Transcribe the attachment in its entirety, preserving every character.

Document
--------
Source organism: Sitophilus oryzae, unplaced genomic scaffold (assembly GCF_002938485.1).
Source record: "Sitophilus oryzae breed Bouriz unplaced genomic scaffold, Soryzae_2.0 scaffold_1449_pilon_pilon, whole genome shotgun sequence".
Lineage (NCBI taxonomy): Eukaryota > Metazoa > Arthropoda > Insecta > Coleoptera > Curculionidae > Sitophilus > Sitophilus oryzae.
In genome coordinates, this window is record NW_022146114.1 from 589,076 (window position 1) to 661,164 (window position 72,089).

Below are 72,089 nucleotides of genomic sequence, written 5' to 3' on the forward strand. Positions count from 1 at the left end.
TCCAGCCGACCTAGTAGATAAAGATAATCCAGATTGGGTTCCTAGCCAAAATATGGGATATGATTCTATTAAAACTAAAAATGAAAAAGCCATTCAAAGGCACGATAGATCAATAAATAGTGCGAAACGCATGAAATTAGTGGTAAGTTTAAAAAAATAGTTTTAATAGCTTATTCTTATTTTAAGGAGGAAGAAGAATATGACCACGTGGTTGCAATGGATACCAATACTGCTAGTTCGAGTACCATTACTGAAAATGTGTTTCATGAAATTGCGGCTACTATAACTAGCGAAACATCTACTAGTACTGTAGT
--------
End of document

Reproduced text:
Source organism: Sitophilus oryzae, unplaced genomic scaffold (assembly GCF_002938485.1).
Source record: "Sitophilus oryzae breed Bouriz unplaced genomic scaffold, Soryzae_2.0 scaffold_1449_pilon_pilon, whole genome shotgun sequence".
Lineage (NCBI taxonomy): Eukaryota > Metazoa > Arthropoda > Insecta > Coleoptera > Curculionidae > Sitophilus > Sitophilus oryzae.
In genome coordinates, this window is record NW_022146114.1 from 589,076 (window position 1) to 661,164 (window position 72,089).

Below are 72,089 nucleotides of genomic sequence, written 5' to 3' on the forward strand. Positions count from 1 at the left end.
TCCAGCCGACCTAGTAGATAAAGATAATCCAGATTGGGTTCCTAGCCAAAATATGGGATATGATTCTATTAAAACTAAAAATGAAAAAGCCATTCAAAGGCACGATAGATCAATAAATAGTGCGAAACGCATGAAATTAGTGGTAAGTTTAAAAAAATAGTTTTAATAGCTTATTCTTATTTTAAGGAGGAAGAAGAATATGACCACGTGGTTGCAATGGATACCAATACTGCTAGTTCGAGTACCATTACTGAAAATGTGTTTCATGAAATTGCGGCTACTATAACTAGCGAAACATCTACTAGTACTGTAGT